6. With regard to Bach on Harpsichord, even the Harpsichord can sing in ways in which modern pianists don't understand and in addition complex harpsichords which are able to bring more variation to the music are expensive to maintain and as a result I suspect rather out of fashion in much modern performance. Alexandra Kremakova is a performer I like a lot - and is a piece where the tuning gives us landmarks to add interest to the sound. Modern tuning may well be why the music has become boring for so many. Here she is playing Dowland on piano https://youtu.be/xW0NLciHGNU?t=309 Here's Scarlatti on both harpsichord and piano for comparison, although not the rather better harpsichord in the recording above, and the piano not best in tune on account of blazing heat and temperature change - Best wishes David P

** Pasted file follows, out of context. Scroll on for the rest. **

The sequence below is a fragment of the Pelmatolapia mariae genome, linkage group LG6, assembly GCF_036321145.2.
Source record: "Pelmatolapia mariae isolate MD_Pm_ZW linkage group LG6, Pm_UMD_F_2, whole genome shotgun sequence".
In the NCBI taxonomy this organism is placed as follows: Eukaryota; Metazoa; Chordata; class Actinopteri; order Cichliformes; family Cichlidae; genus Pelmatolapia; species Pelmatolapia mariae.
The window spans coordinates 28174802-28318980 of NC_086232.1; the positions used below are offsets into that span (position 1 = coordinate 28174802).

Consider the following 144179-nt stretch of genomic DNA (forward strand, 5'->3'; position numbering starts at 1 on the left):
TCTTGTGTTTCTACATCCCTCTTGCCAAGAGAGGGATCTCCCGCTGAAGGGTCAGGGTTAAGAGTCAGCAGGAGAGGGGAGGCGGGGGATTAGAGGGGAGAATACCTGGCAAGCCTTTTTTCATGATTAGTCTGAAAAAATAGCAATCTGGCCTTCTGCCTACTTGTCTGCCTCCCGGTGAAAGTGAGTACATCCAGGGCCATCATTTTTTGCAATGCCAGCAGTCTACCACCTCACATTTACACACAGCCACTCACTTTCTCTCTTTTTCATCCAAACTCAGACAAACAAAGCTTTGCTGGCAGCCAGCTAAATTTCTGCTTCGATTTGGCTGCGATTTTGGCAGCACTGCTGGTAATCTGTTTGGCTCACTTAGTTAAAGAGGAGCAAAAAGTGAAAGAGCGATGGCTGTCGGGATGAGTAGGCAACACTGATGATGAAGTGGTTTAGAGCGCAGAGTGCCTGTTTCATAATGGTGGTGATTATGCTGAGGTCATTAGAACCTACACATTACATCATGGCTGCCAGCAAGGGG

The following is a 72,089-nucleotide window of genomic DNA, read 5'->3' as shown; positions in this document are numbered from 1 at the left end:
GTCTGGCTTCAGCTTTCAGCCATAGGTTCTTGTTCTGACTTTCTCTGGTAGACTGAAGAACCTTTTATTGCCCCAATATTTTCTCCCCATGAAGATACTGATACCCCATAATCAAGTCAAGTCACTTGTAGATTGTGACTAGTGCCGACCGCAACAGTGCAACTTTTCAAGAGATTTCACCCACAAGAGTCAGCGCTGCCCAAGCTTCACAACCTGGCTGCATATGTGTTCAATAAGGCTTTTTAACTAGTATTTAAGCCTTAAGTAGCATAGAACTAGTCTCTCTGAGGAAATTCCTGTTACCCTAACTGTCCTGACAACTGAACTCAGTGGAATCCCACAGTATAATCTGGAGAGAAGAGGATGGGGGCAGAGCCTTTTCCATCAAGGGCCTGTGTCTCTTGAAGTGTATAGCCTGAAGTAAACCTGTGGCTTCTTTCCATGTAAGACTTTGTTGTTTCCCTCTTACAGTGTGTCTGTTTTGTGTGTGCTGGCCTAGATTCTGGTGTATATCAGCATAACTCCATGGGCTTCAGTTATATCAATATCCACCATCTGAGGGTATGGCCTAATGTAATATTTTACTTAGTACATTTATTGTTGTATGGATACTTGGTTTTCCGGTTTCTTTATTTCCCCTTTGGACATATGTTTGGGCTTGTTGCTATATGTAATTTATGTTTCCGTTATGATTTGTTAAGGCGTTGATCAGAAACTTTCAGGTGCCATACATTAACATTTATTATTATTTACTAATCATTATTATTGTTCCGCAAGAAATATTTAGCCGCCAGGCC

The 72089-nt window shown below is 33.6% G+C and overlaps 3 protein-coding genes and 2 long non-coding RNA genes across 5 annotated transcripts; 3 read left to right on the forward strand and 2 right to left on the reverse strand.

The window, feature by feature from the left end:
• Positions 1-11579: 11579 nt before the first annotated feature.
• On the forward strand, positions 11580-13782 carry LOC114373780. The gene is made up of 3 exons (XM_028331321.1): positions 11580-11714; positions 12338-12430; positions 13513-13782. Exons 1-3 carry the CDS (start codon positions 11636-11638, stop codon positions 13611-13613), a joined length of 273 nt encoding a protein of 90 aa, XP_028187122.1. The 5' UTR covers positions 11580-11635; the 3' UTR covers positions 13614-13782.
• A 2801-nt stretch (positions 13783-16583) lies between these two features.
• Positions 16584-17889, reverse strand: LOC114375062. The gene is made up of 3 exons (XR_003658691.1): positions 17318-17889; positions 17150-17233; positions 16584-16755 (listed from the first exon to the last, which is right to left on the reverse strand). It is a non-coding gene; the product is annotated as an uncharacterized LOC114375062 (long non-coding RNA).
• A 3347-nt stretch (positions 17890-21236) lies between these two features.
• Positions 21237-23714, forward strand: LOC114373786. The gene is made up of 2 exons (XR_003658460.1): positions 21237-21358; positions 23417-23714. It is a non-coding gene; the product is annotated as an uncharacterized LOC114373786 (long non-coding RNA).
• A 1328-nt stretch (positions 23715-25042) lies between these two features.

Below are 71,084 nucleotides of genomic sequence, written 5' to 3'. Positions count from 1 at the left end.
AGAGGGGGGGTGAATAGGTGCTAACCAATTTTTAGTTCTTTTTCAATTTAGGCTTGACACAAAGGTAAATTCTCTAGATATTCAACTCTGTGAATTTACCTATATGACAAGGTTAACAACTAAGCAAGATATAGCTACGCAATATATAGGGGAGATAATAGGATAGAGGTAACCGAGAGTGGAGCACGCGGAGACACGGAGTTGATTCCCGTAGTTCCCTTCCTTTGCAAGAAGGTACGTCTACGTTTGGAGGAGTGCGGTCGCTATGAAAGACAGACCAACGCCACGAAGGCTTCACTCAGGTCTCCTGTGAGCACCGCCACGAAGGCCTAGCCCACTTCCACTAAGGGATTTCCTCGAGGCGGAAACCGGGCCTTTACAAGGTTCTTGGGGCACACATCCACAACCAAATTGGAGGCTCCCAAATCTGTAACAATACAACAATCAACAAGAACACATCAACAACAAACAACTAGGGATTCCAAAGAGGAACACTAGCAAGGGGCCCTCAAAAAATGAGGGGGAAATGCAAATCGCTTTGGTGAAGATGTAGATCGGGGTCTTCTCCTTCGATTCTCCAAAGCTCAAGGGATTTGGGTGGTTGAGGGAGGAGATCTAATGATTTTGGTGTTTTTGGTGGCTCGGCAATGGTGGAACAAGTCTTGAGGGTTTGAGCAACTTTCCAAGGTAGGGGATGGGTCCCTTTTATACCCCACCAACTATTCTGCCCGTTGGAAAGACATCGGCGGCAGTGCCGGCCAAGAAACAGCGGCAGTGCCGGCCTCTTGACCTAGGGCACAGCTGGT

7. The week before last I tuned the pianos for the Nice International Piano Competition. Many candidates played Bach . . . on the piano and at least I was tuning the piano well for Bach, making it less intolerable. But I can't stand general Bach piano playing. Staccato with no singing, not understanding how even a harpsichord can sing, and as for that Canadian woman whose name I can never remember . . . who I heard playing Mendelssohn as if it was Prokofiev. . . . The final concert was rather fun. Of course you can't have a piano accompanied by an orchestra in unequal temperament. What rot! Here's the proof . . . In the elementary class, 11 year old Salvatore Mastrosimone from Sicily played a Bach concerto - https://youtu.be/mnTDkj5dYYc?t=1613 and in my opinion musically. Between finals and the Gala concert some of the competitors got the idea that the piano as tuned by me would sing and here in my opinion it does. At https://youtu.be/mnTDkj5dYYc?t=7150 I explained to the audience what I'd done with the tuning of the piano and the recording of the winner of the Junior section 8 year old David Martinescu from Romania follows at https://youtu.be/mnTDkj5dYYc?t=7284. Hearing the candidates I picked up on him as the best and luckily the Jury came to the same decision . . . as I'd followed him outside and asked him to be willing to come back in and play an experiment . . . Having tuned the piano as an organ and focused on the purity of harmonic structure . . . https://youtu.be/mnTDkj5dYYc?t=7382 was the result and the Jury were completely amazed. None of them had heard the possibility of the piano sounding like this before. . . . Have I persuaded anyone now that hearing Bach played on the piano really can now be enjoyable? A friend was so inspired that he got me to tune a vintage Bechstein and record . . . and was the result. It would have been even more stunning were it to have been an 7 - 9 ft grand. Best wishes David P